Today is May Day or Labour Day as it is called in some parts of the world. It is a day of historical significance when workers of the world express their solidarity too.
May 1 however has a different significance for me, an essentially personal meaning. It was the day on which I entered the field of journalism. On May 1 1962 I joined the staff of the “Ceylon Observer” as it was then called. So began a journey that has now entered its 50th year. In the intervening years I have often been asked whether I regretted having gone into journalism. Despite some harrowing experiences which made me wonder whether I had made the right choice, events that cannot be related here at any length, I doubt I would have abandoned the vocation.
|Neville de Silva towards 50 years as a scribe
It is almost five decades since that journey began, one that compelled me to leave Sri Lanka and live and work abroad for 20 of those years. Suffice it to say, in the words of Mark Twain, the news of my death (by shooting during the anarchic days of the late 1980s as happened to my friends Kulasiri Amaratunge and Thevis Guruge) was highly exaggerated.
But this is not the time to tell that story either, except that it eventually took me to Hong Kong. That was fortuitous. In the grave circumstances of the time, the New York Times for which I was Sri Lanka correspondent, wanted to post me to New Delhi. When I hesitated for reasons that would be revealed at some later date, over this suggestion that came from my immediate boss Barbara Crossette, NYT said it would look at a possible posting to its bureau in London after talking to their London chief Craig Whitney.
Meanwhile many concerned diplomats wanted me to leave Colombo offering me visas readily, including to the UK, Canada and Sweden. I was still not too keen on leaving and even told the Canadians that I did not like their climate, when out of the blue came an offer from the Hong Kong Standard newspaper which then knew nothing about the shooting story.
But this was some 27 years after I had started on the Observer. I would never forget that first day on the newspaper. How could I. There I was at Lake House some three weeks after leaving university and my first assignment was to attend a preview of a Russian film at the Savoy cinema, Wellawatte. The film was “Cranes are Flying” directed by Mikhail Kalatozov. After the preview and lunch at a nearby Chinese restaurant (I wonder whether it still exists) I returned to Lake House. Walking down the corridor to the Observer I found it devoid of any signs of life, just proof pages scattered on desks and the floor. I walked back and noticed a few individuals at their desks writing away briskly.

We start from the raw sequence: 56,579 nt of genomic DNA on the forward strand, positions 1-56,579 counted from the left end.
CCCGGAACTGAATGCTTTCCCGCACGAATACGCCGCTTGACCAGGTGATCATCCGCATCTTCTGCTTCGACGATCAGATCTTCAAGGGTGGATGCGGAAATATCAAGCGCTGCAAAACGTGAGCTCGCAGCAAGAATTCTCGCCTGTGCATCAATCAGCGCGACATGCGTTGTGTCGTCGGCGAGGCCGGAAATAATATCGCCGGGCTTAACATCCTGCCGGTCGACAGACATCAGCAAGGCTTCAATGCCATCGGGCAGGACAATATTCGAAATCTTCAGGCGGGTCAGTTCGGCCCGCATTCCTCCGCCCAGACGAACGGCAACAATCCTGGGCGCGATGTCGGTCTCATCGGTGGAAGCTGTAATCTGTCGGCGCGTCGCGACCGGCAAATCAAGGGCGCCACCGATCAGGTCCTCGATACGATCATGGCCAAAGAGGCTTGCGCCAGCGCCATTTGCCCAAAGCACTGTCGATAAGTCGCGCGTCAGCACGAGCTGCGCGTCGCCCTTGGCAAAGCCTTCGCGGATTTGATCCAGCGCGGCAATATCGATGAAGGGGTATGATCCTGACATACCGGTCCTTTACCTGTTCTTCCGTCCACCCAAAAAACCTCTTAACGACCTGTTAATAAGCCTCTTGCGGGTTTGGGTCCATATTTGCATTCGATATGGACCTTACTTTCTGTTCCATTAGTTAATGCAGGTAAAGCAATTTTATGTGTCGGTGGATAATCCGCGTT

Journalism is all about visits to cinema
This I discovered was the office of the Thinakaran, the Tamil daily. On inquiry I was asked whether I was new. Yes I said. He asked me to go home and come the next day. This I decided to do. On the way home I was thinking that if journalism was all about visits to the cinema and that being the task for the day it was going to be immensely enjoyable working here. I could not have been more wrong. It was hard work, late hours, spending much time waiting for a minister to give you a few minutes and kicking your heels outside the doors of some bureaucrat who thought he had just descended from Olympus.
As a raw young journalist you would be lucky if some high-up in the political or official firmament deigned to give you the time of day. But then over the years one needs to build up a number of contacts, have to prove to be trustworthy and also accurate and impartial. Then the doors will open and the time will come when a telephone call to your contacts will suffice. But the early years are always difficult and your writing will determine whether you will be accepted to the inner circles that any journalist will hanker for.
The editor of the Observer then was Denzil Peiris, a professional to his fingertips and a hands-on editor. Of those who were on the staff when I joined only Manik de Silva, current editor of the Sunday Island, is in active journalism though H.L.D Mahindapala does still fire broadsides from Down Under.
Made words come
alive on page
The Observer staff of the time, too numerous to mention by name, was a team of superb professionals, tough, resourceful and skillful writers who made words come alive on the printed page when even the sports pages had literary merit. Any newspaper in the world would have been proud to have had them. It was indeed a privilege to have cut one’s journalistic teeth under and alongside them.
It was Denzil Peiris who recruited me to the staff having visited the Peradeniya campus on a ‘scouting’ mission. I did not know till later that it was Prof. K.N. Jayatilleka, Professor of Buddhist Philosophy who had recommended me. After a stint at the features desk writing weekly film reviews and book and theatre reviews and general features including a weekly cultural column I went to the news desk where one learnt the fine art of news reporting, never letting opinion and comment intervene in the story unlike some of what passes off as news reporting today.